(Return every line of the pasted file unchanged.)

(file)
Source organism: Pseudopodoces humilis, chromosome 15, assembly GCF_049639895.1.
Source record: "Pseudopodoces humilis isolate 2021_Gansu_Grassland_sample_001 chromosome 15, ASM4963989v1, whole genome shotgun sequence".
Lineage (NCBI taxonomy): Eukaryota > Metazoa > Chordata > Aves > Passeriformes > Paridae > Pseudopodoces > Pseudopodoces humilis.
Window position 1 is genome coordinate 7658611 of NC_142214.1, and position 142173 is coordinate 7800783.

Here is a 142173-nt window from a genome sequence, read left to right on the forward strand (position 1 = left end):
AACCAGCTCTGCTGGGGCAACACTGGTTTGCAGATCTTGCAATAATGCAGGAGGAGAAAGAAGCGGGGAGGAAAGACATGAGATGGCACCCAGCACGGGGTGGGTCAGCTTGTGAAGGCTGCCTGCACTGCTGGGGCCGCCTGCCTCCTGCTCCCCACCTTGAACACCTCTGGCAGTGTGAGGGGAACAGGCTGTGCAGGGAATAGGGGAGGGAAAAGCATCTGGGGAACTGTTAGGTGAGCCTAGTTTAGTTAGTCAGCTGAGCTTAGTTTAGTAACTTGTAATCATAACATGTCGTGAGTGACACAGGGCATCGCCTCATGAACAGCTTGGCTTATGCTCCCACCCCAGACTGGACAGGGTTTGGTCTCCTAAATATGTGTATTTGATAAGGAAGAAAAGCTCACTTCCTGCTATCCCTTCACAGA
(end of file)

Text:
Source organism: Pseudopodoces humilis, chromosome 15, assembly GCF_049639895.1.
Source record: "Pseudopodoces humilis isolate 2021_Gansu_Grassland_sample_001 chromosome 15, ASM4963989v1, whole genome shotgun sequence".
Lineage (NCBI taxonomy): Eukaryota > Metazoa > Chordata > Aves > Passeriformes > Paridae > Pseudopodoces > Pseudopodoces humilis.
Window position 1 is genome coordinate 7658611 of NC_142214.1, and position 142173 is coordinate 7800783.

Here is a 142173-nt window from a genome sequence, read left to right on the forward strand (position 1 = left end):
AACCAGCTCTGCTGGGGCAACACTGGTTTGCAGATCTTGCAATAATGCAGGAGGAGAAAGAAGCGGGGAGGAAAGACATGAGATGGCACCCAGCACGGGGTGGGTCAGCTTGTGAAGGCTGCCTGCACTGCTGGGGCCGCCTGCCTCCTGCTCCCCACCTTGAACACCTCTGGCAGTGTGAGGGGAACAGGCTGTGCAGGGAATAGGGGAGGGAAAAGCATCTGGGGAACTGTTAGGTGAGCCTAGTTTAGTTAGTCAGCTGAGCTTAGTTTAGTAACTTGTAATCATAACATGTCGTGAGTGACACAGGGCATCGCCTCATGAACAGCTTGGCTTATGCTCCCACCCCAGACTGGACAGGGTTTGGTCTCCTAAATATGTGTATTTGATAAGGAAGAAAAGCTCACTTCCTGCTATCCCTTCACAGA